In many ways the web seems like it should be the ideal development platform for mobile enterprise applications. It’s a thin client platform with a rich UI experience. There are standard development tools and with AJAX the screen refreshes can make the applications feel like a thick client environment.
And it can definitely work, as we proved back in 2000 when we developed the Sears mobile retail application. This was developed on the Symbol SPT1840 (Palm OS) with a custom, very primitive, web client. On the server side they were originally running Java 1.1 servlets on an OS/2 box (later Windows NT).
So mobile web applications are technically feasible and have a desirable thin client architecture.Â Then why isn’t it the industry standard. The answer becomes more apparent as we look at some of the obstacles.
Latency – The first big obstacle was the screen refresh problem. Any time we wanted to change application state required a round trip to the server and a screen refresh. With AJAX this is better, but it does makes development more difficult.
Device Features – One of the main reason that we people use mobile devices is for all of the cool features such as barcode scanning, magnetic stripe readers, cameras, video, messaging, etc.Â Â Not to mention a pretty powerful CPU, persistent storage, and the other features of a portable computer. With web apps, you are generally limited to the functionality of your browser. To some extent you can get around this with ActiveX controls and third party browser extensions such as Motorola’s PocketBrowser, but this is all custom.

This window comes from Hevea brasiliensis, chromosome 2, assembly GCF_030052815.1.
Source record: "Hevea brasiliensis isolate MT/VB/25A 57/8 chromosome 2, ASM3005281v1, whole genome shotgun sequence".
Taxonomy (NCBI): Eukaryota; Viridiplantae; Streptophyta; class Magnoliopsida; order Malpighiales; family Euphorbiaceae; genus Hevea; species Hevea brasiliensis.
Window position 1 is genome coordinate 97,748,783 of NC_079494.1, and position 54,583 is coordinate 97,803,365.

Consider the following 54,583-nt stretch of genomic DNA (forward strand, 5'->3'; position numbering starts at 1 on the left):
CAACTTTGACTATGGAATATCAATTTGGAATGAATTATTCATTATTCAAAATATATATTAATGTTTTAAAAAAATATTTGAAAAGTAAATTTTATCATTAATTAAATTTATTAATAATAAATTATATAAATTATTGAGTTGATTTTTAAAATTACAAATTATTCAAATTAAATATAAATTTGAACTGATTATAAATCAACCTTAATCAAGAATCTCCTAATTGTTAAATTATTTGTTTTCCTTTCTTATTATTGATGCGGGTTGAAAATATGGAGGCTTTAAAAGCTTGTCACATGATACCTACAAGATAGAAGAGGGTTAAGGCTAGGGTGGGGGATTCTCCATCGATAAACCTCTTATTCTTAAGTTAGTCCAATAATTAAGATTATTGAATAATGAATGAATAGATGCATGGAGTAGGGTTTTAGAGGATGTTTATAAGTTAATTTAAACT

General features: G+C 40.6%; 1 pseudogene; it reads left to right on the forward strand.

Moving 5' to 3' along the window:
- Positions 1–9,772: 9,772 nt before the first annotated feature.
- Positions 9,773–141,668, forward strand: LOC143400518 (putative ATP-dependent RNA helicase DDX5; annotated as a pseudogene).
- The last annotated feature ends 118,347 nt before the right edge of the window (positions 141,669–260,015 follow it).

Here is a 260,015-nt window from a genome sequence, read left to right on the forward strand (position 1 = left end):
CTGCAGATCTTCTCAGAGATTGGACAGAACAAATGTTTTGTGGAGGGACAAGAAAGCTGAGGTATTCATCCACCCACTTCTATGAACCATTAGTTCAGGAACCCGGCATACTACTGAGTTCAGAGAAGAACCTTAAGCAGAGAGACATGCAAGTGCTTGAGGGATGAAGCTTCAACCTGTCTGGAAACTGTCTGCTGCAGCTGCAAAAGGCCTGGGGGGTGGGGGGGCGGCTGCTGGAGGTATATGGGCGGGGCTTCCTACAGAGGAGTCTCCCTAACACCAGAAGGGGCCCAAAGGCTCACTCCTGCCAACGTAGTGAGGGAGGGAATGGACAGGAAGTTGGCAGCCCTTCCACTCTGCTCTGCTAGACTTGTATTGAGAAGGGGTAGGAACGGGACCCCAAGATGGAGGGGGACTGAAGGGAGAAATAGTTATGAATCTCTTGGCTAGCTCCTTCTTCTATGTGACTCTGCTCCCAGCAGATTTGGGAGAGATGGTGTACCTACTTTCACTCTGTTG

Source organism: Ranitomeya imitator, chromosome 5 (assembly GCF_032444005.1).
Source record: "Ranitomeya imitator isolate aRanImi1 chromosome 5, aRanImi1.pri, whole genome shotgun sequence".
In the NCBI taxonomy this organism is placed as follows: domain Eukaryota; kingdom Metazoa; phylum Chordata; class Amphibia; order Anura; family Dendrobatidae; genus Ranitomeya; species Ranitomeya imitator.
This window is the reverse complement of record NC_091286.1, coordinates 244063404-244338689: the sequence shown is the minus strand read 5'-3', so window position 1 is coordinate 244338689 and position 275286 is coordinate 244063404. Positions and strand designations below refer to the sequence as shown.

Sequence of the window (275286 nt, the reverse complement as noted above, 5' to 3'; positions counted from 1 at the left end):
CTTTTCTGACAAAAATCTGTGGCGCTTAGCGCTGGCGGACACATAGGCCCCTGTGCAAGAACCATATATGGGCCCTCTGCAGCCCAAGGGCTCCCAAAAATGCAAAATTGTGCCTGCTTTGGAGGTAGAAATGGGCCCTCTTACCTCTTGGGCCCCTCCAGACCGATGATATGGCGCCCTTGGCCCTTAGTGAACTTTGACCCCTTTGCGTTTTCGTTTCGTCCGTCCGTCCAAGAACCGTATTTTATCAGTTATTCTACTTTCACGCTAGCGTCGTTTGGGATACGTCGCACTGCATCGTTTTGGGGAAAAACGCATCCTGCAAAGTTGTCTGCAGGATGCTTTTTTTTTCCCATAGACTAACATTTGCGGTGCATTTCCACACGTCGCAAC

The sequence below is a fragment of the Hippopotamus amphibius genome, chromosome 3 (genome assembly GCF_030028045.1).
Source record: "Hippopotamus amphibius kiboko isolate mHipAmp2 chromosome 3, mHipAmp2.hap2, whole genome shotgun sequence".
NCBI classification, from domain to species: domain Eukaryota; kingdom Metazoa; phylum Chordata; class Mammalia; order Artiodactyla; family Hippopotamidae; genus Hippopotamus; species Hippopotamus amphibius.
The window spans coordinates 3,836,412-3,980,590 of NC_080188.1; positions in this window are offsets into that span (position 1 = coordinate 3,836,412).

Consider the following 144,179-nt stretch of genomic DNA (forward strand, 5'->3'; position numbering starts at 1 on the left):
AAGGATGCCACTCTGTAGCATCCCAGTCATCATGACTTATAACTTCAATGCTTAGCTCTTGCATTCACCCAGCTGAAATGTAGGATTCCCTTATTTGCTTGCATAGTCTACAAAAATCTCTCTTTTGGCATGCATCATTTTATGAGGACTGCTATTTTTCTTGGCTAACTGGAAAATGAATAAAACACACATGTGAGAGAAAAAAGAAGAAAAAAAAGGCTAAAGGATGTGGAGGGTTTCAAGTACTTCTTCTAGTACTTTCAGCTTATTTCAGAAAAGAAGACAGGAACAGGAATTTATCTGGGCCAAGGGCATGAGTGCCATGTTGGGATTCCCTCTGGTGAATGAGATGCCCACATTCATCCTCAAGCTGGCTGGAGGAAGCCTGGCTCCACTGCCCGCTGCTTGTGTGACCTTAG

Bells and Whistles -Audio is a critical component of Enterprise applications. For some reason Microsoft all but eliminated sound from the mobile web. Without audio cues, alerting users of errors is less effective. Again we can use third party tools for this such as PocketBrowser, but…
Web Standards Support – Here’s another big frustration area that drives developers crazy. It’s only natural that the Microsoft developers made some trade offs when they implemented the mobile browsers, but clearly they weren’t targeting it as an application platform from their choices. Take the single window limitation, i.e. no popup window for displaying error messages or alerts. Or not supporting absolute position.Â While these types of limits don’t prevent development, it just makes things more difficult.
Despite these challenges, web applications will become increasingly popular because of the standards based thin client advantage.Â And over time, as functionality improves, it will become an increasingly common platform.
However at this point, I still see the web as a limited platform for Enterprise Mobile Applications.Â We have found that it works well for smaller applications such as price checkers, or even Gift Registry.Â But as the applications increase in scale and functionality, the web environment just isn’t ready for the demands of the enterprise.